The book, which will be released soon, will be distributed to young Kenyans from economically disadvantaged backgrounds with the aim of demystifying a game previously thought to be meant only for societal elites.
“This is my contribution to giving back to society by sharing my experience to promote the game through the book,” Shah told Xinhua on Sunday.
The book is part of a project at Aga Khan Academy in Nairobi where Shah is in Year 11.
Shah has scaled the heights of chess, beginning in 2013 at the age of 13. In April, she won the country’s first medal in the sport in 36 years when she finished in third place during the Africa 4.2 Zonal championships held in Dar es Salaam, Tanzania.
Shah scored six out of nine points to win the bronze medal behind two Egyptian opponents during an event where she was also crowned as an International Women’s Master.
Shah started her journey to stardom aged six, following in the footsteps of her elder sister, Rivani.
At the age of seven, Shah made her debut in chess and finished second during an interscholastic championship. In 2008, she won the national junior title, qualifying to represent Kenya in the under-8 category during an international competition in Wang Tau, Vietnam.
She retained the national youth title in 2009 to book a ticket for the World Youth Chess Championships held in Antalya, Turkey where she competed in the under-10 category.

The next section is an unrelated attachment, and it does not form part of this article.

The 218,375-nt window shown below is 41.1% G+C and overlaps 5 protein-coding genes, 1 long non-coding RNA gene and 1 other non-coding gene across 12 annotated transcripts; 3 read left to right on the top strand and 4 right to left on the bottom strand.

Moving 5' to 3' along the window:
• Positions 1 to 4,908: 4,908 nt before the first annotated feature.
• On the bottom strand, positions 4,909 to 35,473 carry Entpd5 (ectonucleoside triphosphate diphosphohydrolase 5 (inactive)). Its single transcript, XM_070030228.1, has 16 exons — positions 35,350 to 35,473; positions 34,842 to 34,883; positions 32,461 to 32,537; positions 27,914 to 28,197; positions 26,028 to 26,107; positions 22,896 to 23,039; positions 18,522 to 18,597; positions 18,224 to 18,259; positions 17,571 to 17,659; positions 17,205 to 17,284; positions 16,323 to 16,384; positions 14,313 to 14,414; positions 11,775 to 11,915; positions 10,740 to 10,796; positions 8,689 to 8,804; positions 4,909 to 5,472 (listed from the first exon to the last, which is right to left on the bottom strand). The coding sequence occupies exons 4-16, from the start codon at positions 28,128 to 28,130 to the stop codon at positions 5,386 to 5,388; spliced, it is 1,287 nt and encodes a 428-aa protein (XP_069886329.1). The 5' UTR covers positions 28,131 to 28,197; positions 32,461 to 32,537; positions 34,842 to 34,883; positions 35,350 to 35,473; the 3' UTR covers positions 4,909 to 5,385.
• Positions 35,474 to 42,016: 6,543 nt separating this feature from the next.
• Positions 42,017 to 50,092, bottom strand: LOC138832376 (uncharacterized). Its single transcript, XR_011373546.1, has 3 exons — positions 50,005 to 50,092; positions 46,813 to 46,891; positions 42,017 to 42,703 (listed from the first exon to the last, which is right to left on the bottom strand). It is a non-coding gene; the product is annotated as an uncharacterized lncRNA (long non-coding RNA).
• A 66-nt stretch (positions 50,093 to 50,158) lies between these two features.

In 2012, Shah won the Africa Youth Chess Championships in the under-12 category in Pretoria, South Africa, marking her first accolade outside Kenya and being crowned as the Women Candidate Master.
The following year at the age 13, she defied all odds to upset senior, experienced and seasoned players, being crowned the national women’s chess champion after she scoring 6.5 out of eight points.
Her feat earned her the titles of Most Promising Player and Best Junior from Chess Kenya and a place in Kenya’s delegation to the World Youth Championship held in Dubai.
In 2014, she traveled as the only junior to represent the country at the senior level at the 14th World Olympiad in Norway soon after winning the Kenyan National Youth Championship, where she scored nine out nine.
Shah later reclaimed the national women’s chess title in 2015 after she lost it in 2014 to book a berth in the country’s team for the Africa 4.2 Zonal Championships.
Shah is reportedly also training her sights on someday becoming a FIDE Grand Master, but because she will sit O Level exams next year, will only play in local tournaments in 2017. Enditem